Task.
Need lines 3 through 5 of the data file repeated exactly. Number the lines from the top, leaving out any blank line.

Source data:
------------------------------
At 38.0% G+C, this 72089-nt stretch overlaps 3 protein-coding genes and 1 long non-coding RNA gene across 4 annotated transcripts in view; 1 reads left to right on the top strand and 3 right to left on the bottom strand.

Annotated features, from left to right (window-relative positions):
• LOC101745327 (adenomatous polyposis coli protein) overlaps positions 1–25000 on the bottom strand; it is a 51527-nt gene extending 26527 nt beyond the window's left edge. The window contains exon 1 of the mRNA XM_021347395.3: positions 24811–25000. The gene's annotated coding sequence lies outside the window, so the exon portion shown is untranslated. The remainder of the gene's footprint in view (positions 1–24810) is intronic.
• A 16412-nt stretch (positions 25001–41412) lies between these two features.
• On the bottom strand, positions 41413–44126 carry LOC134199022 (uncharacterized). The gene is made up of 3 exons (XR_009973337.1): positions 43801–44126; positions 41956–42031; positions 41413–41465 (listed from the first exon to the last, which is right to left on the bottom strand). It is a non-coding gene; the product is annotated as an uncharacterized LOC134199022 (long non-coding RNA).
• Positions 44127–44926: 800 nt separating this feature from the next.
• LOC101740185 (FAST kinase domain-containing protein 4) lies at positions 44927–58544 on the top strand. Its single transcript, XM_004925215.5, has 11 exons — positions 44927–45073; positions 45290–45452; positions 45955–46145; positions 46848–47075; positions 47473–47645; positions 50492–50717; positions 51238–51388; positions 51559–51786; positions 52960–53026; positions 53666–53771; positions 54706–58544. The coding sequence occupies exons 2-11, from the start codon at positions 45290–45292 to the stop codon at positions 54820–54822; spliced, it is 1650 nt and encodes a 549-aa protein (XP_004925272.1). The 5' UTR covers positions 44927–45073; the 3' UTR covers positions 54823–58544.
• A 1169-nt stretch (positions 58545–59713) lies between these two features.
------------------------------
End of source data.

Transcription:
• LOC101745327 (adenomatous polyposis coli protein) overlaps positions 1–25000 on the bottom strand; it is a 51527-nt gene extending 26527 nt beyond the window's left edge. The window contains exon 1 of the mRNA XM_021347395.3: positions 24811–25000. The gene's annotated coding sequence lies outside the window, so the exon portion shown is untranslated. The remainder of the gene's footprint in view (positions 1–24810) is intronic.
• A 16412-nt stretch (positions 25001–41412) lies between these two features.
• On the bottom strand, positions 41413–44126 carry LOC134199022 (uncharacterized). The gene is made up of 3 exons (XR_009973337.1): positions 43801–44126; positions 41956–42031; positions 41413–41465 (listed from the first exon to the last, which is right to left on the bottom strand). It is a non-coding gene; the product is annotated as an uncharacterized LOC134199022 (long non-coding RNA).